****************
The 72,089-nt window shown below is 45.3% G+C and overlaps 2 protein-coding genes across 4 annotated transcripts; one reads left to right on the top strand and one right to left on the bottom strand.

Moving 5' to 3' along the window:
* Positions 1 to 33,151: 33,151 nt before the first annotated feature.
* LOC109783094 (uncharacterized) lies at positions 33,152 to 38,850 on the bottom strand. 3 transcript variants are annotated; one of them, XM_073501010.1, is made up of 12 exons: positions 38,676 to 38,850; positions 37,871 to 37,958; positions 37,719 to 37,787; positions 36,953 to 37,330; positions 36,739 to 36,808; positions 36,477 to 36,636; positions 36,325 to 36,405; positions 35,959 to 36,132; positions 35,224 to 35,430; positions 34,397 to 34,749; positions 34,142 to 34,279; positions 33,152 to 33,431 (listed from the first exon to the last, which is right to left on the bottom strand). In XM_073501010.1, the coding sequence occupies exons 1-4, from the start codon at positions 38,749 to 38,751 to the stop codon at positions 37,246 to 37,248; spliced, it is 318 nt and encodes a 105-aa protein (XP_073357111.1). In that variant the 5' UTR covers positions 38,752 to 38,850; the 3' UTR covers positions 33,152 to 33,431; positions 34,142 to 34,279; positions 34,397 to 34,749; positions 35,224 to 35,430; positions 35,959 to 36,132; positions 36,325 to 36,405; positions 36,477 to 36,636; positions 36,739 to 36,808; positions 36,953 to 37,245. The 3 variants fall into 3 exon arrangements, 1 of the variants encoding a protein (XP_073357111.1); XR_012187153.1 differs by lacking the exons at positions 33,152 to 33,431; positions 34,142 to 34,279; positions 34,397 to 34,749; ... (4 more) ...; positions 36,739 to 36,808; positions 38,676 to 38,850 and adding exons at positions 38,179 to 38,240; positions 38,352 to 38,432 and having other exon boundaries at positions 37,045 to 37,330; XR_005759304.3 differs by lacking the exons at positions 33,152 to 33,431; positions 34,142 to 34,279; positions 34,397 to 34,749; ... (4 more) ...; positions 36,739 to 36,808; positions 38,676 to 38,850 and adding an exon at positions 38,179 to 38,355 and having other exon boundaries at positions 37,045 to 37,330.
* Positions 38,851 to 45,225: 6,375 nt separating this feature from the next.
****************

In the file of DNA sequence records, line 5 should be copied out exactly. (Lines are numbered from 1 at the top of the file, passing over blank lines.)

* Positions 38,851 to 45,225: 6,375 nt separating this feature from the next.